ISSUE: Motion to Correct Illegal Sentence - Constitutional Claim

HELD: Lower courts had jurisdiction to hear and consider Reese’s motions to correct an illegal sentence, but Reese’s claim is premised on allegations of constitutional deficiencies. As in State v. Dickey, 305 Kan. 217 (2016), Reese advanced no meritorious argument demonstrating his sentence is illegal, so his claim fails on the merits. Judgments below are affirmed as right for the wrong reason.

STATUTES: K.S.A. 2016 Supp. 22-4902(e)(2), -4906(a)(1); K.S.A. 22-3504, -3504(1), -4901 et seq.

 

criminal law—sentences
 state v. Wood
sedgwick district court—affirmed; court of appeals—affirmed
no. 111,243—may 5, 2017

FACTS: Wood was convicted in 2003 of attempted indecent liberties with a child. Sentence imposed included certification of Wood as a sex offender with duty to register. Kansas Offender Registration Act (KORA) was amended in 2011 to increase registration period from 10 to 25 years. Woods filed motion challenging the retroactive application of the 2011 amendments. District court ruled it lacked jurisdiction to consider Wood’s constitutional claims. Wood appealed, arguing the district court possessed jurisdiction to consider his challenge as a motion to correct an illegal sentence. In unpublished opinion, Court of Appeals cited cases that rejected a similar argument, and dismissed the appeal for lack of jurisdiction. Wood’s petition for review granted.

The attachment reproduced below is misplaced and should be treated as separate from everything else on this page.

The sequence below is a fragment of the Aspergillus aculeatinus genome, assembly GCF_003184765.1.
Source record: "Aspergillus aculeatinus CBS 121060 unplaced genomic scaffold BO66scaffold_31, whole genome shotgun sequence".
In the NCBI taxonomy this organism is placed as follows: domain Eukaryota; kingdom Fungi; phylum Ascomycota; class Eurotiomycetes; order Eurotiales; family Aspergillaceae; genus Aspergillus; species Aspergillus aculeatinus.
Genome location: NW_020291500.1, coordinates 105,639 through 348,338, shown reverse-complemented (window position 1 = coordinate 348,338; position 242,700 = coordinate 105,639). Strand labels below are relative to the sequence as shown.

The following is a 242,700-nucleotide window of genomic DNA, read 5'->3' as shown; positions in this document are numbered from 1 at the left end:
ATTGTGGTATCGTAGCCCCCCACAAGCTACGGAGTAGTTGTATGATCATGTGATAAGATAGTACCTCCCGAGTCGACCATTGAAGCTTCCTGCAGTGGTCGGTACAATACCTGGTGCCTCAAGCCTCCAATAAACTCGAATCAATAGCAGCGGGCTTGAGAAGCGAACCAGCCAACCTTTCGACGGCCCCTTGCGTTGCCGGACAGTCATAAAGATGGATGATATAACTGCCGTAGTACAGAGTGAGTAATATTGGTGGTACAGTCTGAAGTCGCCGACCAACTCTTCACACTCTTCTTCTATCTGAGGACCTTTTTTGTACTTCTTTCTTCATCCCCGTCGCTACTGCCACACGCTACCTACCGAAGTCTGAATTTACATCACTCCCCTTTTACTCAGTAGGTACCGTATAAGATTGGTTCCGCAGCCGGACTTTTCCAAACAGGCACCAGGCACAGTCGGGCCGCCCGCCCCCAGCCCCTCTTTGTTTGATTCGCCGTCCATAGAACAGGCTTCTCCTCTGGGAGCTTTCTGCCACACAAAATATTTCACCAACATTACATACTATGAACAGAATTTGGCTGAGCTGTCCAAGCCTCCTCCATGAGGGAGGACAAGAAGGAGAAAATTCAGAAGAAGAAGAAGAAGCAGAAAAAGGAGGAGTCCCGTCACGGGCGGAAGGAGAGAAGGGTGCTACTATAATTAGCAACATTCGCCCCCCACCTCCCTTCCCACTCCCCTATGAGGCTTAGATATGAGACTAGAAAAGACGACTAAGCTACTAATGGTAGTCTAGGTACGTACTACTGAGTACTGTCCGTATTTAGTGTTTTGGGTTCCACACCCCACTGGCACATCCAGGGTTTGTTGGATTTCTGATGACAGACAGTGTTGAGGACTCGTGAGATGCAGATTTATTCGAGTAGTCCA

ISSUE: Motion to correct illegal sentence—Constitutional claim

HELD: Lower courts had jurisdiction to hear and consider Wood’s motions to correct an illegal sentence, but Wood’s claim was premised on allegations of constitutional deficiencies. As in State v. Dickey, 305 Kan. 217 (2016), Wood advanced no meritorious argument demonstrating his sentence was illegal, so his claim failed on the merits. Judgments below were affirmed as right for the wrong reason.

STATUTES: K.S.A. 2011 Supp. 22-4906(b)(1)(E); K.S.A. 2002 Supp. 22-4902(c)(2), -4906(b); K.S.A. 22-3504, -3504(1), -4901 et seq.

 

constitutional law—criminal law—search and seizure
state v. zwickl
reno district court—reversed and remanded
court of appeals—affirmed
no. 113,362—may 5, 2017